What did I mean by that?
When I decided to self-publish Clockwise, the only arsenal of knowledge I had was how it was done Traditionally. Especially when it came to marketing and selling. Here are the big differences:
-- Traditional marketing has a a big lead up to launch date, several months, even a year or more of effort to create pre-launch buzz. There are a lot of marketing campaigns available to Trad publishing that aren't available to indie pubbers so we try to copy this via blog tours and big prizes. This works for some people, but was a bust for me. With indie pubbing, buzz can be built in just a few weeks and I've released books with no build up at all other than the fact that the previous books were doing well and I had built a fan base.
--Traditional publishing is big on selling the printed book. This is one area I had a hard time changing my thinking. With indie publishing the main effort is in digital sales. Though you will sell print copies, the lion's share of sales is digital (I think most indie authors would agree with me). The ROI (return on investment) in doling out cash to get your books in print is very low. Trying to sell print books ala traditional publishing is where I lost big cash. I had to embrace a big paradigm shift as an indie author. Print books are secondary. As in, just do them for friends and family and a few die hard print book fans. Cost for the design of a back cover and spine is around 100.00. With Create Space you don't have to pay anything if you don't opt in to extended distribution (which I don't. Not worth it.) From now on that's the most I will invest in print. And not for all my books.
--This also ties into advertizing. Because I was still thinking like a trad pubber, I sunk money into advertising and promoting in venues where people presumably shop for print books. I also spent money on paid advertizing for e-books, and for me, that still wasn't good value. The best advertizing and marketing is word of mouth. Social networking helps a lot (make friends on twitter, facebook, blogging and with book blogger/reviewers), but it's still important to break the friend/family/acquaintances divide. For me the way that happened was by putting Clockwise free. With the help of sites that promote free books (like Pixel of Ink), Clockwise was downloaded over 50,000 times. There's no way I could've bought that kind of promotion, not with my budget anyway. This drove the sales of the sequel and the other books in the series. Some people find it hard to stomach the idea of putting one of their books free, and it's not always necessary to do so to succeed. Some authors put out companion short stories or novelettes for free to drive the sales of their novel.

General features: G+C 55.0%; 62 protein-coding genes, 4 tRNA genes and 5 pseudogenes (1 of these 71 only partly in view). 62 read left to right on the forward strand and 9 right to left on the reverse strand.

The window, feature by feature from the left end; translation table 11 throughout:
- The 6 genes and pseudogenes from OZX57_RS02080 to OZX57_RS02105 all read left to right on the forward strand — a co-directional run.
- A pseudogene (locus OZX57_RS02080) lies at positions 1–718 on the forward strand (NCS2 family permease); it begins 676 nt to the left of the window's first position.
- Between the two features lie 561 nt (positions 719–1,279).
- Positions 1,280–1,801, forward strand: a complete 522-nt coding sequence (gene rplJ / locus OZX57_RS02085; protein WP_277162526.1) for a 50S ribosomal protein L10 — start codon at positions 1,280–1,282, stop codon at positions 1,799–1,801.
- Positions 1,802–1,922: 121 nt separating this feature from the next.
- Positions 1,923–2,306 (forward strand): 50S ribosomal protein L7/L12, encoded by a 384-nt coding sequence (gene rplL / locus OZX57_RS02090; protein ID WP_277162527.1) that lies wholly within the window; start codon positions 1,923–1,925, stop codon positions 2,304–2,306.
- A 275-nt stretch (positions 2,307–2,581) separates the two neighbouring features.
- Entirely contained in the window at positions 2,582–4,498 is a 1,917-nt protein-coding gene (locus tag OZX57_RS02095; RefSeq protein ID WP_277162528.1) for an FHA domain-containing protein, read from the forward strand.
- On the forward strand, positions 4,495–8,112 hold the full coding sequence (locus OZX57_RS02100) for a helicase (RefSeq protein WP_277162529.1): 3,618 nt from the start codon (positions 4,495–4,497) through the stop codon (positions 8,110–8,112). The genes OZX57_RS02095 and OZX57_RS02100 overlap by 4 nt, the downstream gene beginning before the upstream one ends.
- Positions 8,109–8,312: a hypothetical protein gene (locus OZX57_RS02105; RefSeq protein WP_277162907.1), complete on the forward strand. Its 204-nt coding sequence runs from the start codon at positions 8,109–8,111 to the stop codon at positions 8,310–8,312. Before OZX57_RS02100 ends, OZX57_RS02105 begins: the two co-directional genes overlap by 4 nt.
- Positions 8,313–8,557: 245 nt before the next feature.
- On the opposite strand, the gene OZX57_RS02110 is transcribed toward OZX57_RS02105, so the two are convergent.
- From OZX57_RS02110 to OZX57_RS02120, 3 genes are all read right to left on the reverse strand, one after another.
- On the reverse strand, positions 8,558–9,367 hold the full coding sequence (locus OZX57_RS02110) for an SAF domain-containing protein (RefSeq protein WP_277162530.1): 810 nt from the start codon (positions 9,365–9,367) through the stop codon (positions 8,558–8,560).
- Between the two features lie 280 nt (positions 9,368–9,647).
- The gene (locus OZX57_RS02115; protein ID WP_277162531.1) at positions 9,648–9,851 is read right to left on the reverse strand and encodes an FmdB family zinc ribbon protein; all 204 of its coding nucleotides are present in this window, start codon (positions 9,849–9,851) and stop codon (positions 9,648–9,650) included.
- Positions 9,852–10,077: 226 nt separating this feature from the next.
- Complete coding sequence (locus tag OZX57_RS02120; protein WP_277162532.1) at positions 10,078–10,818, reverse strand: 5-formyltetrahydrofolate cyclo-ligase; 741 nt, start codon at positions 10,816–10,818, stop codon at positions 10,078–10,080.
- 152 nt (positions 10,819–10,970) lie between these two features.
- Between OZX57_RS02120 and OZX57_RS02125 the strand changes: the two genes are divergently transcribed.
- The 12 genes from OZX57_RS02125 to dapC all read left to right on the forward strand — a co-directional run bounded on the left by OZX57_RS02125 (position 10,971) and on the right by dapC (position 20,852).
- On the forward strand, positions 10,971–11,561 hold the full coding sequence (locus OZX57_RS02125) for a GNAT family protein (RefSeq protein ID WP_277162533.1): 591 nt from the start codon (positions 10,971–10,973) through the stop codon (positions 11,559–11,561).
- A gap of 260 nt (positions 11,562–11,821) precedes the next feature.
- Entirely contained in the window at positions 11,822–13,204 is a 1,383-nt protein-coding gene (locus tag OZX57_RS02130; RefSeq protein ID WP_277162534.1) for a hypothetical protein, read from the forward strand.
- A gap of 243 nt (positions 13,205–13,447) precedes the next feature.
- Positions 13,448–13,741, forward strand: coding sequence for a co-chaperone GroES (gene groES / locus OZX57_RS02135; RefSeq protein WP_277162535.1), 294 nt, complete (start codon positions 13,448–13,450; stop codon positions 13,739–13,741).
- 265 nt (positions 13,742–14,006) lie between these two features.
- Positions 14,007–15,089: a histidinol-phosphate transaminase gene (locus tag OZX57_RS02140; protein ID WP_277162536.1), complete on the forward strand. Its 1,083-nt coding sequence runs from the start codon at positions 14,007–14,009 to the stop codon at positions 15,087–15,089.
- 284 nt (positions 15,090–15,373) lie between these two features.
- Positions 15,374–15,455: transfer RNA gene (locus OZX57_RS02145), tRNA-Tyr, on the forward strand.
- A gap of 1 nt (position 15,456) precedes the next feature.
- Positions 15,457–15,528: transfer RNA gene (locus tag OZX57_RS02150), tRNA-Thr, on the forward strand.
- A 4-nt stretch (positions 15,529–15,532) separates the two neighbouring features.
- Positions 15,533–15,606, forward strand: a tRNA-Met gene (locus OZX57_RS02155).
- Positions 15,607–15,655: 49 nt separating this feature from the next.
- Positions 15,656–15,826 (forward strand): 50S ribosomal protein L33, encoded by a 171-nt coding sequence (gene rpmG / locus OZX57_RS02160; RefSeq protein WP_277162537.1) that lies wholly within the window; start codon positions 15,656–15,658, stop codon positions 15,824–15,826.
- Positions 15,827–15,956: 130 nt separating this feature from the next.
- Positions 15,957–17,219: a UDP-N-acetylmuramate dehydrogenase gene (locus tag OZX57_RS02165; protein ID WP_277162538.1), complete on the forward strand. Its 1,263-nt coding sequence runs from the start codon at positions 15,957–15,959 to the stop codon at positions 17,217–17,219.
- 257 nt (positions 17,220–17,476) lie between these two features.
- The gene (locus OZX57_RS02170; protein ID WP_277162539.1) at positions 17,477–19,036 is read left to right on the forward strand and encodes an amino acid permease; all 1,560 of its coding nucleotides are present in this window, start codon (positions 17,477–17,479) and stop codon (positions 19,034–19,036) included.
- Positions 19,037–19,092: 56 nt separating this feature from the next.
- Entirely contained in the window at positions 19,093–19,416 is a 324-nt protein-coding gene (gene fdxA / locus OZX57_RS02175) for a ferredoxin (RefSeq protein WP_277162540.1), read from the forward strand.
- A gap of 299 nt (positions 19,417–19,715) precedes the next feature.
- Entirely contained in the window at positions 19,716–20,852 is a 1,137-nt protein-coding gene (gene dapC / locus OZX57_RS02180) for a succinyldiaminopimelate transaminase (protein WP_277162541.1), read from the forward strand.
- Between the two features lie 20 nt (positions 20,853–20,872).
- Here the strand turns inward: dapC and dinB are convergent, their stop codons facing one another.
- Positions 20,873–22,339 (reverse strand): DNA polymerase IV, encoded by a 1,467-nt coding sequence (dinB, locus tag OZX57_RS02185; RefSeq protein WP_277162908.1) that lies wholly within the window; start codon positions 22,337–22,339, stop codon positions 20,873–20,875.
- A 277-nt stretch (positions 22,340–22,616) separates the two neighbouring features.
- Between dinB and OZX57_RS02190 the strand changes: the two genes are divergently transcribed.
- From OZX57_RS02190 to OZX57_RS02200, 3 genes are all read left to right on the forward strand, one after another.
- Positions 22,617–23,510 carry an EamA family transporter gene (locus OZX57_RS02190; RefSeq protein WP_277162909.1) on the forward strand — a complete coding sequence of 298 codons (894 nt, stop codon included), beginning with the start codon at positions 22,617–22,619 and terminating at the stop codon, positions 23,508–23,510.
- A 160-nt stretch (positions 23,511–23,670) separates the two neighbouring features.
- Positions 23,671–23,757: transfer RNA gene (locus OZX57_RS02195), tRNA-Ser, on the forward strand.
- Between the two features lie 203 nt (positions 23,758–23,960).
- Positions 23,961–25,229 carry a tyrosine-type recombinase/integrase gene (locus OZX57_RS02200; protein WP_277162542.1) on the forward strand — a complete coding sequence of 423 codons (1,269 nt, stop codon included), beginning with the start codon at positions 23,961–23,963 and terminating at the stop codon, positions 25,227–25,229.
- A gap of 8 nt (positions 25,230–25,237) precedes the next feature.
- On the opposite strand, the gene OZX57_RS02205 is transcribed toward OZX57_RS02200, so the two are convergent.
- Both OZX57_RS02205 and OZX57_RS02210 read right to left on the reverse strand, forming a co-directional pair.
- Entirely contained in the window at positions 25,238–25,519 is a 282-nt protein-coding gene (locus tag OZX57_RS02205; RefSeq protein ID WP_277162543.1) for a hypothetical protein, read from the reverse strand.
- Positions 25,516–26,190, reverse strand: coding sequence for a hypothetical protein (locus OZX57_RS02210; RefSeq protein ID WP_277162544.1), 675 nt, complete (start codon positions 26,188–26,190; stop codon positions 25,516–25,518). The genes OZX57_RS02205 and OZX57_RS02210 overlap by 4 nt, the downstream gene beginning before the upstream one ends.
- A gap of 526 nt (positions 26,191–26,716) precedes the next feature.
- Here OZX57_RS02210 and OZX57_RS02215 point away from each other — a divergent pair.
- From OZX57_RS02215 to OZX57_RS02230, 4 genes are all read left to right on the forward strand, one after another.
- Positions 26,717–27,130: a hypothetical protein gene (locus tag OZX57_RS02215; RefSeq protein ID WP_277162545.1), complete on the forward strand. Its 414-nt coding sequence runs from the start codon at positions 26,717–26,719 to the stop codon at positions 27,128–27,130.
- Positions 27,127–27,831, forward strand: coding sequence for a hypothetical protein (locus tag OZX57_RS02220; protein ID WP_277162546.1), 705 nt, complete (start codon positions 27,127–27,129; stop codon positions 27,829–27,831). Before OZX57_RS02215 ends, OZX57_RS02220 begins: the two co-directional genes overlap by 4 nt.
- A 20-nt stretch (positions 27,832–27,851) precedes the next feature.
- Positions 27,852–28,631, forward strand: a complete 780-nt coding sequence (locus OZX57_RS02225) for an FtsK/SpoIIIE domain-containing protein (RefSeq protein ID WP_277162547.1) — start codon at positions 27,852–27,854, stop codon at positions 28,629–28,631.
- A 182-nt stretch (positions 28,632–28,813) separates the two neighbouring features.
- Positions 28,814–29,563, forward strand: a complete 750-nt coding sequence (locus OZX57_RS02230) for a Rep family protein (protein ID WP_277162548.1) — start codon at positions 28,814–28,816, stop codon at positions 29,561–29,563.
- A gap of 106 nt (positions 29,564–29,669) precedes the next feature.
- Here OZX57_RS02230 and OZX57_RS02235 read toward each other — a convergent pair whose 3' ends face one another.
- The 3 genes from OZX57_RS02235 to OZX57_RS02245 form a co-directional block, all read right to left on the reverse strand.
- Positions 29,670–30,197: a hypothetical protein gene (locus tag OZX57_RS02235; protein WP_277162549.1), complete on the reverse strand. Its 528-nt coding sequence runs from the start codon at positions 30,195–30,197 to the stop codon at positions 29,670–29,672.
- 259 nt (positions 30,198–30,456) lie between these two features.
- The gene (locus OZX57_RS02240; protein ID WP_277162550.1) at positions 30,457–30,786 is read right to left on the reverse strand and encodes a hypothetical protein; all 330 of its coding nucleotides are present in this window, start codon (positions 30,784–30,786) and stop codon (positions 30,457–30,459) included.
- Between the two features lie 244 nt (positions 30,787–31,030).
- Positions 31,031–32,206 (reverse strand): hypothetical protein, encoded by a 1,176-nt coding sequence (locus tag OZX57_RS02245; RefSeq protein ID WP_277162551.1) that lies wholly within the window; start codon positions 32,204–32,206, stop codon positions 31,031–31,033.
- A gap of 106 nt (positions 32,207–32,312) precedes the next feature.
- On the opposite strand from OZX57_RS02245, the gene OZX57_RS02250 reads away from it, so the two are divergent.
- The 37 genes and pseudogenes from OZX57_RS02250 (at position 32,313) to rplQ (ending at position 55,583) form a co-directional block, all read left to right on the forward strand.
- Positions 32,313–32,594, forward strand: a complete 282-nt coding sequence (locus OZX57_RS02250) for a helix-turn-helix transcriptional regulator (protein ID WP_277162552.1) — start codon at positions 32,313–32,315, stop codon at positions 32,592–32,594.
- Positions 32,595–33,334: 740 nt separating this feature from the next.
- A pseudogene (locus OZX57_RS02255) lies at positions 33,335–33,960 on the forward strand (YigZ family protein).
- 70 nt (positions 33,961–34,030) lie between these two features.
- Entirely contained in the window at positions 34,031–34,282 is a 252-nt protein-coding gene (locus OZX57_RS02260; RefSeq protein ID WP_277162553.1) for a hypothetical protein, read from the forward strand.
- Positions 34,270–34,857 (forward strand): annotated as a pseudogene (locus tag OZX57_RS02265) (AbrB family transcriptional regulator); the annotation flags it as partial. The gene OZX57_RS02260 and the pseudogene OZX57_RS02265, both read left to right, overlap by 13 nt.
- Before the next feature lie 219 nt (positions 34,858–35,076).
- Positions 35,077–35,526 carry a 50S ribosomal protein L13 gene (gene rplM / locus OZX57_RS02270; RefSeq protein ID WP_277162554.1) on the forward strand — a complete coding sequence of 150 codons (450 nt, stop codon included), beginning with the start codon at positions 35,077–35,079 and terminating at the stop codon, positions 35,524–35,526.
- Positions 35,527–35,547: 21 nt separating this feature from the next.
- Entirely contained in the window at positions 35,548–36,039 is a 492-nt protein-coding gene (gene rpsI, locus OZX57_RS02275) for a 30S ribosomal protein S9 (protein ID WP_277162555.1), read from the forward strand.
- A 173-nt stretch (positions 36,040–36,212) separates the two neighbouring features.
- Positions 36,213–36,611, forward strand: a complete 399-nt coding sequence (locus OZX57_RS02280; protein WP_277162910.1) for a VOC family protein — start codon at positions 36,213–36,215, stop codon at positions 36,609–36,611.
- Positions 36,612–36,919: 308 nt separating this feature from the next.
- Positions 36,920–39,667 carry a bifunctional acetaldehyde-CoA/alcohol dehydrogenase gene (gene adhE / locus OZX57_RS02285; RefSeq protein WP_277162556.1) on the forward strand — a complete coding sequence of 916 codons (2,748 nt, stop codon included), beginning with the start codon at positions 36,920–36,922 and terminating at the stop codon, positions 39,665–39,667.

-Another difference is time in between releases. It's okay and even beneficial to put out books back to back as an indie pubber. Because there's no need for a big lead up to build buzz, you can schedule releases whenever you want to. In fact, it's better sometimes not to mention an actual day :), just in case you need more time, or in some cases, things go more quickly than you thought and you can release it earlier.
To summarize, I spent way too much money on Clockwise. It's the old adage: If I knew then what I know now--well, I'd be richer. My rule of thumb now is to keep expenses under 1000.00 per book (more like 600.00). Spend 40% of your budget on editing, 40% on a cover (don't skimp on either of these two things. If you do nothing else, do this: get a great cover and thorough editing) and reserve 20% for miscellaneous, like postage, business cards or some promotion. Write a compelling blurb (see my post on how to write a query/hook in four easy steps(link), and then get it out there and let everyone know.
Now I'm heading into year two with a new pen name(link) and a new series. So curious as to how the next year will play out!